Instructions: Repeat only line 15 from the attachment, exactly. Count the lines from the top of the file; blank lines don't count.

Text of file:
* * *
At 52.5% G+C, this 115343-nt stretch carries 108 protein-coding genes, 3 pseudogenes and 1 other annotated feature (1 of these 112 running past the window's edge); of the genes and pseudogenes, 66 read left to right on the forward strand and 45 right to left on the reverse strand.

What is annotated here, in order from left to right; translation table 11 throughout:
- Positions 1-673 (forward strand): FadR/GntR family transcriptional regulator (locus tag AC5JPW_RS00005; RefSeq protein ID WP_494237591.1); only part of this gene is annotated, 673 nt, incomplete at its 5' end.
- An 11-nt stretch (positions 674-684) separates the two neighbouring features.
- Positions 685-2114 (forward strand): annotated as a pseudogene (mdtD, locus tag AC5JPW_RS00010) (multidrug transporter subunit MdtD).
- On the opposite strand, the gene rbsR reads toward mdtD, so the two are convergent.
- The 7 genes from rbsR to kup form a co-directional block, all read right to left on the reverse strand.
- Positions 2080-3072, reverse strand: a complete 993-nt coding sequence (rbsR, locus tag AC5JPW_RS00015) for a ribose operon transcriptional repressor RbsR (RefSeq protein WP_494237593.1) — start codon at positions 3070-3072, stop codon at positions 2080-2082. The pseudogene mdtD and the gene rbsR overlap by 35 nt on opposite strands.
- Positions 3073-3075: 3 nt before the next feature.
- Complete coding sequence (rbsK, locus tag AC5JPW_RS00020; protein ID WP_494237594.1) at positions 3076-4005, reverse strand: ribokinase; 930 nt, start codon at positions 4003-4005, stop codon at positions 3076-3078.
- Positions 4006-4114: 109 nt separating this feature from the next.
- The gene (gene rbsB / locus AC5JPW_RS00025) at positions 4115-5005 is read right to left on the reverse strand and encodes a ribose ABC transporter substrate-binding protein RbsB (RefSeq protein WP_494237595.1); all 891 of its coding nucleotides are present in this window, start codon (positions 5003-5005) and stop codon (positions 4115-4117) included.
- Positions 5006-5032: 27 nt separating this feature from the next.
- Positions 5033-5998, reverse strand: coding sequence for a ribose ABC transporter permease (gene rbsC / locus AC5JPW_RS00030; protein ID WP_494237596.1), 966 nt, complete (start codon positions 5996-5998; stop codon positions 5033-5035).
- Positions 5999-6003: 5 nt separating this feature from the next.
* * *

- Positions 5999-6003: 5 nt separating this feature from the next.